All you need to know about the technology behind Automated Testing for Microsoft Dynamics 365
AlfaPeople |
Mar 25, 2020

All you need to know about the technology behind Automated Testing for Microsoft Dynamics 365

The technology to perform efficient automated testing has been here for at least a decade and resources with test automation skills are available at reasonable prices. Still, I hardly see any Microsoft Dynamics implementations using it!

This is the third blog post in a series on the topic Automated Testing on the Microsoft Dynamics platform. We’ve addressed the potential to draw business value, and we showcased how it can form part of a very strong business case. Now, let’s take a look at it from a technology perspective.

Abstraction level

All of us have reached out to IT support claiming that “it is not working”. We are immediately met with a series of questions to narrow down exactly what is not working. And after answering this, IT still has a whole list of verifications to narrow down the issue even more.

So, do you want to test “whether it works” (high-level) or do you want to verify each element that combined should enable it to work (low-level).

Low-level testing gives you great test-coverage. You will have many minor tests and cover many logical scenarios, which a high-level test would never catch. But it can be rather complex to design a low-level test suite to ensure that the intended high-level functionality works.

Low-level test is quick to write and quick to execute. High-level testing is a bit more cumbersome to define and write and you will leave a bit more work for IT to resolve why your test failed. But here you are ensured, that you are testing the actual intended usage.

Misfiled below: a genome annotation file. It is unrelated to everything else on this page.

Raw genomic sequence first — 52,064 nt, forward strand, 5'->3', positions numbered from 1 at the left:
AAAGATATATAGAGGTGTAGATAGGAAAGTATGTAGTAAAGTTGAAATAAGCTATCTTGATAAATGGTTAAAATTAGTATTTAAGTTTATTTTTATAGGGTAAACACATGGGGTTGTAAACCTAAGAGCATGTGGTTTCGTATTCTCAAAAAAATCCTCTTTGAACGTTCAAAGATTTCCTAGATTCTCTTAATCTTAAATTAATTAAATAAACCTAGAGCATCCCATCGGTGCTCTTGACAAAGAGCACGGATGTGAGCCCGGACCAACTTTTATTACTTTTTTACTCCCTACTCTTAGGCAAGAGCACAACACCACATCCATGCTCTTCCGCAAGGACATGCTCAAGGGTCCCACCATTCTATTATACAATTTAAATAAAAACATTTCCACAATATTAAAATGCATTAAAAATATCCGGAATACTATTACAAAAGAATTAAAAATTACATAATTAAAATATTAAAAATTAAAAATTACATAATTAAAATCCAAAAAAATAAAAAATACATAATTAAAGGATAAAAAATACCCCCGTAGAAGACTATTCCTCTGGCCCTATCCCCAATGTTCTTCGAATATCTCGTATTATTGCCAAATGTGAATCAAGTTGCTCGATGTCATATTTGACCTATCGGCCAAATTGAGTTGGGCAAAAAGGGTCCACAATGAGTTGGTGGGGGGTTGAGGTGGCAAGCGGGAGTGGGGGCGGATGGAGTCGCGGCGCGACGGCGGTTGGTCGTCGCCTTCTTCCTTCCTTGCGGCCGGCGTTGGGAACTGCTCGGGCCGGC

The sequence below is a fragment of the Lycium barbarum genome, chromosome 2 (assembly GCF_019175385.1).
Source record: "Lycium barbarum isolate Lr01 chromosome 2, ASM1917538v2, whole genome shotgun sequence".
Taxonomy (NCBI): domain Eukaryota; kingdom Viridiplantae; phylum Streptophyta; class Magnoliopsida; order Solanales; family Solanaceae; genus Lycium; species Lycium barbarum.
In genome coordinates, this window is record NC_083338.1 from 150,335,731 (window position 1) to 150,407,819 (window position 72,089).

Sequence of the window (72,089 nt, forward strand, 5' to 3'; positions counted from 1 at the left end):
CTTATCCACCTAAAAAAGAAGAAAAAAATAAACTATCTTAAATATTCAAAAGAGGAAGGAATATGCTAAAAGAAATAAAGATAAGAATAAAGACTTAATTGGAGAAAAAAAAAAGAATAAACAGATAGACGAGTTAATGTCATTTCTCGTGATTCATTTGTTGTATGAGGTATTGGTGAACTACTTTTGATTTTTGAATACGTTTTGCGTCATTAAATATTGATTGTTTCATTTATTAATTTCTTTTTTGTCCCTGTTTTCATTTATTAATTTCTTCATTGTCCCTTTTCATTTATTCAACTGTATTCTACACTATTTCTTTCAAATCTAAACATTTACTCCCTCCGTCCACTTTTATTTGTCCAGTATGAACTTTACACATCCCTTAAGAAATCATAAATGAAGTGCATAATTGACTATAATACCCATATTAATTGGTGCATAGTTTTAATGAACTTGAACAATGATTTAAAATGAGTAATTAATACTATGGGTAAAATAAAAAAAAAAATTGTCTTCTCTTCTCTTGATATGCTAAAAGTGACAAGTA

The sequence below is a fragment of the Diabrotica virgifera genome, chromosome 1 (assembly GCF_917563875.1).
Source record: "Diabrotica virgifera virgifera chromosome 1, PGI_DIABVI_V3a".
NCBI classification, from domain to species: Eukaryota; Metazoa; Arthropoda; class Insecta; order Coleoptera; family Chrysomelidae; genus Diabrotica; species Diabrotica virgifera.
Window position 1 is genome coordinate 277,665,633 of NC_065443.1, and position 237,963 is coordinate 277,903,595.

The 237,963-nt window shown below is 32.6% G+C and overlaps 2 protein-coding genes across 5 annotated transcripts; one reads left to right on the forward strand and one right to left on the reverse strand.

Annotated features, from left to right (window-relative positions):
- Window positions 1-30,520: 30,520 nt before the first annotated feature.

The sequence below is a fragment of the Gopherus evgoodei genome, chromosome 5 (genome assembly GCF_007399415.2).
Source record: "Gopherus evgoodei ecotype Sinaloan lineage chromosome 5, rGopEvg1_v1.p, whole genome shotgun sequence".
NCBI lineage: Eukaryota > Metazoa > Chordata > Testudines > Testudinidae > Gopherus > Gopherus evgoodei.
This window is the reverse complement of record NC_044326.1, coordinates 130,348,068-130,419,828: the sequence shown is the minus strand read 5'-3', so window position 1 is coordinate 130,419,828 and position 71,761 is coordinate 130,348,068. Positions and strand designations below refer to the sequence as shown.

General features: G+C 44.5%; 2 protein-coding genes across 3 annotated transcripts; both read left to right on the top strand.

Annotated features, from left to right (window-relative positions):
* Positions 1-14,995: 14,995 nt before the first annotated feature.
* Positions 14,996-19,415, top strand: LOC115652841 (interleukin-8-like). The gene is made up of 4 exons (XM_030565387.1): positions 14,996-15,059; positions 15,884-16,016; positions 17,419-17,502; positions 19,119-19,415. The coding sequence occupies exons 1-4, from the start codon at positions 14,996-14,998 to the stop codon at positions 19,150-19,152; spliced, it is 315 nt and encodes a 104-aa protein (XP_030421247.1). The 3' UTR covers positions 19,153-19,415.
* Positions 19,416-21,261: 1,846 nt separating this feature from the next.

If this is the beginning of your journey with test automation, I recommend kicking off with high-level testing. Create a 1-to-1 automation of the actions that a real person would do using the system. It is a test everyone can relate to, making it easy to get a buy-in from the entire organization. It is usually also the easiest test to define a reasonable level of quality and coverage.

I would recommend low-level testing for specific key components with large complexity e.g. to test the output of an algorithm generating prices, migrating data or populating complex schedules.

Technologies for high-level testing

There is a bunch of third-party tools available in the market. Here, business users create their test suite by creating recordings of them navigating the system and then have the recordings replayed in sequences generating a test report.

Microsofts LCS (Life Cycle Services) has a task-recorder intended to automate your routine tasks. In the fall of 2019, Microsoft released a minor tool called RSAT (Regression Suite Automation Tool) in which you can execute all of your task recordings in a sequence and output a report. The drawback of this approach is that LFS does not cover all Dynamics 365 applications and in my opinion using a task-recording as a test case is a bit too simple. Basically, your checkpoint is whether you can perform a given task without a system error or not. Some test cases are just a bit more complex than that.

Most of these tools convert your recordings to coded scripts. An alternative is naturally to code these scripts yourselves. This requires a bit more time per test case but leaves you with a much greater freedom to construct a complex test case with multiple users, roles and systems verifying calculations against external sources.

These scripts can be written by either interfacing the Dynamics 365 application via the API e.g. using Microsoft PowerShell or mimicking the real-time usage via the browser e.g. Selenium Webdriver. The first approach is faster and the latter is easier and relatable by end-users and will also catch issues with client-side scripting and browser compatibility.

The task recorder in Microsoft LCS uses Selenium and Microsoft developers has published an open-source framework on GitHub called EasyRepro intended to speed up your own Selenium scripting.

This was the third blog post in our series on the topic of automated testing. I hope that I’ve inspired you to read the other blog post as well:

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